The Land of the Lumberjacks

Friday, I decided to use a day off work and do a trip with Mom to East Texas. Having checked out quite a few cities in the region, there was one place that I had not been to: Nacogdoches. Home of Stephen F. Austin State University, this city of just under 34,000 people is one of the busiest population centers of the Deep East Texas region. I had heard about this place numerous times thru former classmates that attended SFA, and upon doing some research, the distance was just right for a same day trip.  This excursion had been moved back- I was initially gonna go two Fridays back, but adverse weather and Dad’s birthday pushed the date out. (Not that I mind, a three day weekend is always welcome anytime!)

Known as “The Oldest Town of Texas”, this city has seen evidence of human settlement as far back as 10,000 years ago. It was a Native American settlement until around the 19th century, when Spain established a mission. In 1772, Spanish officials ordered everyone to move to San Antonio, due to the high cost of maintenance. Eventually, settlers found their way back into Nacogdoches in 1779, and it was officially declared a “pueblo”, or town not too long after. It is known as the first town in Texas. With multiple national forests nearby, Nacogdoches and Deep East Texas are at the heart of the state’s timber industry.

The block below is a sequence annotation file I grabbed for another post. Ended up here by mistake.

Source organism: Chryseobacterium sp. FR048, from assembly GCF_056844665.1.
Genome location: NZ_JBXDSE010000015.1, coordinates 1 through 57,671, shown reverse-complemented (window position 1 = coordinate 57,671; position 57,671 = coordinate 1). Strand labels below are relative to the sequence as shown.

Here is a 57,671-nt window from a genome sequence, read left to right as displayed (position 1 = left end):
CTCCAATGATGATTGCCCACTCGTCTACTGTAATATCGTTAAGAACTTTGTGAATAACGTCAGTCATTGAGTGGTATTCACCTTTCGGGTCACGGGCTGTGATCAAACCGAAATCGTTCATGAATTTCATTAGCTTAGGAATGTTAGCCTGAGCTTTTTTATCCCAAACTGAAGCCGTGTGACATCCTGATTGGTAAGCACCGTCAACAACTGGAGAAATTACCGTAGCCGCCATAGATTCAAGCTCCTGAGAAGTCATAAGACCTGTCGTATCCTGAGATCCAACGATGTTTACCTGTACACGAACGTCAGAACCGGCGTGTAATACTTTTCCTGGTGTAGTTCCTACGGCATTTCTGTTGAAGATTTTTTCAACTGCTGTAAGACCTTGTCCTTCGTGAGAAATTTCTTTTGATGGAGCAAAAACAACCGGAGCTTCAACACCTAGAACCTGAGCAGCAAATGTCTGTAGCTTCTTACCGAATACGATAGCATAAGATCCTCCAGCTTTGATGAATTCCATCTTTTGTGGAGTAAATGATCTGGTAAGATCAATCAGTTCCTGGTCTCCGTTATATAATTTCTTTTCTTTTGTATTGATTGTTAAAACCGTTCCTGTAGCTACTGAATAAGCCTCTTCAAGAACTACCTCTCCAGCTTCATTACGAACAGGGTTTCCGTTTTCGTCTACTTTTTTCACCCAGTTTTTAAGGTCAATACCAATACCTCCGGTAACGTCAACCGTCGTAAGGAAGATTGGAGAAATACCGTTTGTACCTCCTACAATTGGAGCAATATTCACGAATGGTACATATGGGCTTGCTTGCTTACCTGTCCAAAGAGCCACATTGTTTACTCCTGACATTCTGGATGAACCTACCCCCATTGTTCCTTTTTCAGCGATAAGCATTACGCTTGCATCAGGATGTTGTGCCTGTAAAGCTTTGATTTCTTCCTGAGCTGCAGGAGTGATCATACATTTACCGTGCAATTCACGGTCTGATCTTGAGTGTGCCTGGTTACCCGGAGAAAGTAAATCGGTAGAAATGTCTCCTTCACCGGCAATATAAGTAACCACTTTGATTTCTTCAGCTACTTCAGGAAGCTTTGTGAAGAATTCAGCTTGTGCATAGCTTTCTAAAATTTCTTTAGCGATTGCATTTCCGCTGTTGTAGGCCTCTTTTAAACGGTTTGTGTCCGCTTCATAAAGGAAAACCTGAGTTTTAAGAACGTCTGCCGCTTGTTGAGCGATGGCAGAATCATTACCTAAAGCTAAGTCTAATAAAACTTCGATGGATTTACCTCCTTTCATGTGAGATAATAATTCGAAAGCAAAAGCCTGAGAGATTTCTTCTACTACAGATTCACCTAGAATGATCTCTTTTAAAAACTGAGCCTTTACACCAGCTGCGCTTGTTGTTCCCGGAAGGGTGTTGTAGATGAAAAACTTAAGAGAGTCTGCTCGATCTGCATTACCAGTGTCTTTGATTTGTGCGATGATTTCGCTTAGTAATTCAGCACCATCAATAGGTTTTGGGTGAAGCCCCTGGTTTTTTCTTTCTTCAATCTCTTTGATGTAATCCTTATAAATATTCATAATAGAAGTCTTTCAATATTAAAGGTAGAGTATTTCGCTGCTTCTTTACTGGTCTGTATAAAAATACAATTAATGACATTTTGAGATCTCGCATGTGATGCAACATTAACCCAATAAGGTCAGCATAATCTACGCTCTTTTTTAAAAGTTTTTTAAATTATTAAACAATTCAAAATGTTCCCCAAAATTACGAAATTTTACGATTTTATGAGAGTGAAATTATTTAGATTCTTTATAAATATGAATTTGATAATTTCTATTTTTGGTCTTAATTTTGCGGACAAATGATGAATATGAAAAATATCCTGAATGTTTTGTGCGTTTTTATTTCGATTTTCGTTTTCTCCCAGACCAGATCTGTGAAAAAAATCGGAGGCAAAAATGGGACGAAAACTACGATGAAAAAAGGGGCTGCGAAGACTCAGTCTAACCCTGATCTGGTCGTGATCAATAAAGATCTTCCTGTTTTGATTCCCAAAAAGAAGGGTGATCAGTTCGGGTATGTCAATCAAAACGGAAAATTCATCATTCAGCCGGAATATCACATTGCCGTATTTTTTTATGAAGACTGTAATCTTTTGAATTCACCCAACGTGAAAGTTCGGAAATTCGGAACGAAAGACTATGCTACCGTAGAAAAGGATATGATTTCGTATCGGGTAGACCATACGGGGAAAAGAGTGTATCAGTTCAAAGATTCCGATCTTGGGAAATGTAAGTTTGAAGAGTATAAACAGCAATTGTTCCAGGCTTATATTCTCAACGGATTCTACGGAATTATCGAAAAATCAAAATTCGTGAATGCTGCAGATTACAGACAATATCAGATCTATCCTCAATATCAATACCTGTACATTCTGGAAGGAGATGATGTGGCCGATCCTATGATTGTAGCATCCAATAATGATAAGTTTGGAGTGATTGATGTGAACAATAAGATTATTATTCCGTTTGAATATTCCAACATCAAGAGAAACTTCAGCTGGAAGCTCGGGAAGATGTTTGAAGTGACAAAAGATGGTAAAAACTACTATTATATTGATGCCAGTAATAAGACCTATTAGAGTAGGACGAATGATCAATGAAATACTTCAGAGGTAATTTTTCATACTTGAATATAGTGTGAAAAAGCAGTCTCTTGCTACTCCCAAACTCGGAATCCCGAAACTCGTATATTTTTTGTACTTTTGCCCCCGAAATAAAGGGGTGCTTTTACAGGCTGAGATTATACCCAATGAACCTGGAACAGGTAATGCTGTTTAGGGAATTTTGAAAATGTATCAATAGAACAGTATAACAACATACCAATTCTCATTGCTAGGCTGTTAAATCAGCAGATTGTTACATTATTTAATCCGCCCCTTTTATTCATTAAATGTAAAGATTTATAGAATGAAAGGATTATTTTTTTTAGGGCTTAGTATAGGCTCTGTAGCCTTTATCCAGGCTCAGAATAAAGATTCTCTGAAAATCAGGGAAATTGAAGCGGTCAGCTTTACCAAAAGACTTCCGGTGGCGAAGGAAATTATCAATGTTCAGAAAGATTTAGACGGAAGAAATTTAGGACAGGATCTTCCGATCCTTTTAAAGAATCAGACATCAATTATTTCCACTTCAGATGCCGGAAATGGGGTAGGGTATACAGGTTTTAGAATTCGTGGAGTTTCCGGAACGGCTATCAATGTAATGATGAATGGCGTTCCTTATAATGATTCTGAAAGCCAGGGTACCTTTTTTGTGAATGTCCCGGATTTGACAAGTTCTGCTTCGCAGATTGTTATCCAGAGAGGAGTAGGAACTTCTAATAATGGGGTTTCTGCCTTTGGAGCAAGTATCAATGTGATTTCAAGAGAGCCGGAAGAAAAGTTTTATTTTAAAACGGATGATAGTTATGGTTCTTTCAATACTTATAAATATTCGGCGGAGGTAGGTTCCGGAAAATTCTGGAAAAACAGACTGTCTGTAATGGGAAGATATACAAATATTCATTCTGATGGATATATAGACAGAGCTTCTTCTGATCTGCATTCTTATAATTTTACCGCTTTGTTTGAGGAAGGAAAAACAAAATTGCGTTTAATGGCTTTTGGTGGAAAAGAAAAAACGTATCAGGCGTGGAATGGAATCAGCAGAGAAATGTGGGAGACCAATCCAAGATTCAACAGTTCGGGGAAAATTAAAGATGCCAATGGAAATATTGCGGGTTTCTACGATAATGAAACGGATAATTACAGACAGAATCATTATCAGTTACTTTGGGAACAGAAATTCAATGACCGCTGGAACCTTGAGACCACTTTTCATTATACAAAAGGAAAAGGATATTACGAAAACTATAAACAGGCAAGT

Upon arriving, the first place we checked out is also the place people most often associate with Nacogdoches: Stephen F. Austin State University. Founded in 1921, it is one of 4 state universities in Texas not associated with a university system.

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Starting my journey into the land of the Lumberjacks!

The first place we stepped into was their student center while trying to find a bite to eat. Although the food court was closed, it looked like a great place during the school year to catch a bite between classes, or even to meet up with friends to study!